Message 05918 [Homepage] [Navigation]
Thread: oxenT05853 Message: 27/27 L2 [In index]
[First in Thread] [Last in Thread] [Date Next] [Date Prev]
[Next in Thread] [Prev in Thread] [Next Thread] [Prev Thread]

[ox-en] Re: Commons - their historical role and possible futures

Hi Stefan, all,

Stefan Merten wrote:
Second I doubt whether a reversal of a historical process really
matches what we see / need. Is peer production the same as commons in
the historical sense? Or rather: What is similar and what is
different in the two phenomenons?

The commons is the connecting element, but otherwise there are certainly
important differences. Nowadays, we're talking about "commons-based *peer*
production", while the old practices could probably better be described as
"commons-based production" -- the "peer" aspect (free and voluntary
cooperation among equals) was largely missing, I would presume (at least in
many cases).

For instance: In many instances beneficiaries of historical commons
were also obliged to maintain the commons. This is not the case in
peer production: I can use Free Software / Wikipedia / OpenAccess
science / Free Music without the need to maintain the respective
commons. I'm allowed to (aka internal openness) but I'm not obliged. I
think this is a very important difference.

*Any* commons has rules that protect it from being destroyed. Otherwise it's
not a commons but a "no-man's land". For example, you can't integrate GPL
software into proprietary software -- you can't "enclose the commons". And
even for non-copylefted free software, the (licensing) rules ensure that the
software itself stays in the commons (though derivatives might not), that
authors don't need to fear that they must guarantee for their software or be
mis-attributed for modified (and potentially harmful) variants, and so on --
all things that could endanger or destroy the commons.

Of course, for software and other informational goods, the rules are can be
much less strict than for physical things that can be damaged through
overuse or physical decay. Each kind of commons needs a different kind of
rules (that indeed what all commons researchers tell us), so that's more a
difference of degrees, not one of substance.

The essential similarity is of course that neither maintaining commons
nor peer production are economic activities with alienated goals such
as making money.

Another similarity could be that the governance of commons and of peer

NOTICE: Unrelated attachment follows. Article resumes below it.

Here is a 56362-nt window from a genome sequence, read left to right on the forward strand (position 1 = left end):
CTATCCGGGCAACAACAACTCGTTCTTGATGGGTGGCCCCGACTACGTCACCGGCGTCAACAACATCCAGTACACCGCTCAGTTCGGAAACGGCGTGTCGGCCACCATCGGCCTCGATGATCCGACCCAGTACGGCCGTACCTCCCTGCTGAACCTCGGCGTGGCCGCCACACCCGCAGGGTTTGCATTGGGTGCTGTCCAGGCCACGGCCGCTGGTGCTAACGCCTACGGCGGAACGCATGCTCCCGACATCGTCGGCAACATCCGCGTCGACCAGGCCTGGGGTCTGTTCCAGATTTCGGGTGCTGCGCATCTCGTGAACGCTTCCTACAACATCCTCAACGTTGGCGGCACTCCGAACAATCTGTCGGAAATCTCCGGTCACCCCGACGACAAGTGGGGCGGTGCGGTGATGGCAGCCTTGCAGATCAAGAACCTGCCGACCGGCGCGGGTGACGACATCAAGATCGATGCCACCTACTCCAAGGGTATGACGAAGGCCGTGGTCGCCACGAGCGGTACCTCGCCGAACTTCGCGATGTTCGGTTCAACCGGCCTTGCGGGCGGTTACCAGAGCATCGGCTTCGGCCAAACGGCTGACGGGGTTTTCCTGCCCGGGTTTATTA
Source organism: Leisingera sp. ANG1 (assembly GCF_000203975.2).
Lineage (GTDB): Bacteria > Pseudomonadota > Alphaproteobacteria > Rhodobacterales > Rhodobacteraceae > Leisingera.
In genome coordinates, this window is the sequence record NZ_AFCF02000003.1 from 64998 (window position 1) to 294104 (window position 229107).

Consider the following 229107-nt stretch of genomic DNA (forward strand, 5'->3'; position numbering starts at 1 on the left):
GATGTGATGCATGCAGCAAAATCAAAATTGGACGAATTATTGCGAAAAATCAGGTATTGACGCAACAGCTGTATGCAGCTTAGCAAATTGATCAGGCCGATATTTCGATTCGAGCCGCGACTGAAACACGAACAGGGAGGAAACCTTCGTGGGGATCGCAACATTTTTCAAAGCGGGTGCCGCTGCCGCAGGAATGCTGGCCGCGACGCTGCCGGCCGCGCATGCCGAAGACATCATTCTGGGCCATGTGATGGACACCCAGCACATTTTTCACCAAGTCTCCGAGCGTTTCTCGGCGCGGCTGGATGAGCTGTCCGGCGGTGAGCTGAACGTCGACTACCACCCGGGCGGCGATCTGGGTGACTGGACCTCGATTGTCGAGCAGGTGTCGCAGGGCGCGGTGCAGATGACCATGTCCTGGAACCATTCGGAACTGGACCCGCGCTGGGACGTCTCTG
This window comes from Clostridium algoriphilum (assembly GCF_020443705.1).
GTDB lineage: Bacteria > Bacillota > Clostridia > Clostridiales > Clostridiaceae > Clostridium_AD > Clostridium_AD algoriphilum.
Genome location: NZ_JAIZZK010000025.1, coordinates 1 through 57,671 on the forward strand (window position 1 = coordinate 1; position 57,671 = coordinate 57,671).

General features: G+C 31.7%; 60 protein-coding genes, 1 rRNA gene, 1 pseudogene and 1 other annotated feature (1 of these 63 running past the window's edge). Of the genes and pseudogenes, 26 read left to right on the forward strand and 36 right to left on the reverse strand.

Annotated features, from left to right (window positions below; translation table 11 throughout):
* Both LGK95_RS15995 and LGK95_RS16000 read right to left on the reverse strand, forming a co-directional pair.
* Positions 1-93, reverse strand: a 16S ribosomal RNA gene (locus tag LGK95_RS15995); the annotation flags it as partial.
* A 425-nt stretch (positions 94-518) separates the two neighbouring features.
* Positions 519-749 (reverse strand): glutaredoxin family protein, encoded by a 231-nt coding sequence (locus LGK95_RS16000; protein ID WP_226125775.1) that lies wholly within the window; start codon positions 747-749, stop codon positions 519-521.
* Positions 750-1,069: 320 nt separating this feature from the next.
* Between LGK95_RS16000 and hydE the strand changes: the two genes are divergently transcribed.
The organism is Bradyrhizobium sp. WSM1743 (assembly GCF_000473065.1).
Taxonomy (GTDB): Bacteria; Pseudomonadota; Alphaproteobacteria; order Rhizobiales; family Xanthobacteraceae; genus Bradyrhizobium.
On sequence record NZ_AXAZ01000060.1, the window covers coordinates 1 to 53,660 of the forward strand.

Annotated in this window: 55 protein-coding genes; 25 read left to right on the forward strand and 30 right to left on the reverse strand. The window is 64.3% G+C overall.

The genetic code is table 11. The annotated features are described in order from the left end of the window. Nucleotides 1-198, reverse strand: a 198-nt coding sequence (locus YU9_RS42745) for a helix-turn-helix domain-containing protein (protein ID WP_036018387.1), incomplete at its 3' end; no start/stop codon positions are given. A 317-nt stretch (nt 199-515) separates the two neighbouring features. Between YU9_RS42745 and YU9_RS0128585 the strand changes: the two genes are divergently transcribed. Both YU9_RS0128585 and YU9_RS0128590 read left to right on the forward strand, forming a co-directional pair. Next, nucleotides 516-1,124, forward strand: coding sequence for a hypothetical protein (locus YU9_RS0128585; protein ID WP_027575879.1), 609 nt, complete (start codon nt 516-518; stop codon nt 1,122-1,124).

production processes is based on different principles than capitalist
ownership - though this may be a result of the non-alienation
just mentioned.

Also I guess a difference is that peer production is based on
voluntary contributions though AFAICS historical commons were often
something you could not choose to take part in. That would also be an
important difference regarding the Selbstentfaltung.

Yes, see peer vs. non-peer above.

Well, the longer I think about it I think it would be useful to ask
someone who has real knowledge about historical commons for a
comparison. May be you already did?

Well, there are not "the" historical commons, but lots and lots of different
commons past and present, all with differing (though related) modes of
organization and governance. I've talked white a bit with Silke Helfrich (of
the German CommonsBlog <>) and Peter
Linebaugh <>, who both know a
lot about the commons. You could look at Silke's blog, the book she edited
("Wem gehört die Welt?"
<> -- I've contributed a
chapter) or some of Peter's books, e.g. "The Magna Carta Manifesto".

And, of course, there is Elinor Ostrom
<>, who just got the Nobel prize
in economics for her research on the commons. While her work is firmly
anchored within the mainstream economic paradigm (otherwise she certainly
wouldn't have gotten the Nobel prize), there is still a lot we can learn
from her about the governance of the commons.

Best regards

|-------- Dr. Christian Siefkes --------- christian ---------
|   Homepage:   |   Blog:
|   Better Bayesian Analysis:           |   Peer Production Everywhere:
|            |
|------------------------------------------ OpenPGP Key ID: 0x346452D8 --
Every little increase in human freedom has been fought over ferociously
between those who want us to know more and be wiser and stronger, and
those who want us to obey and be humble and submit.
        -- Philip Pullman, The Subtle Knife

Thread: oxenT05853 Message: 27/27 L2 [In index]
Message 05918 [Homepage] [Navigation]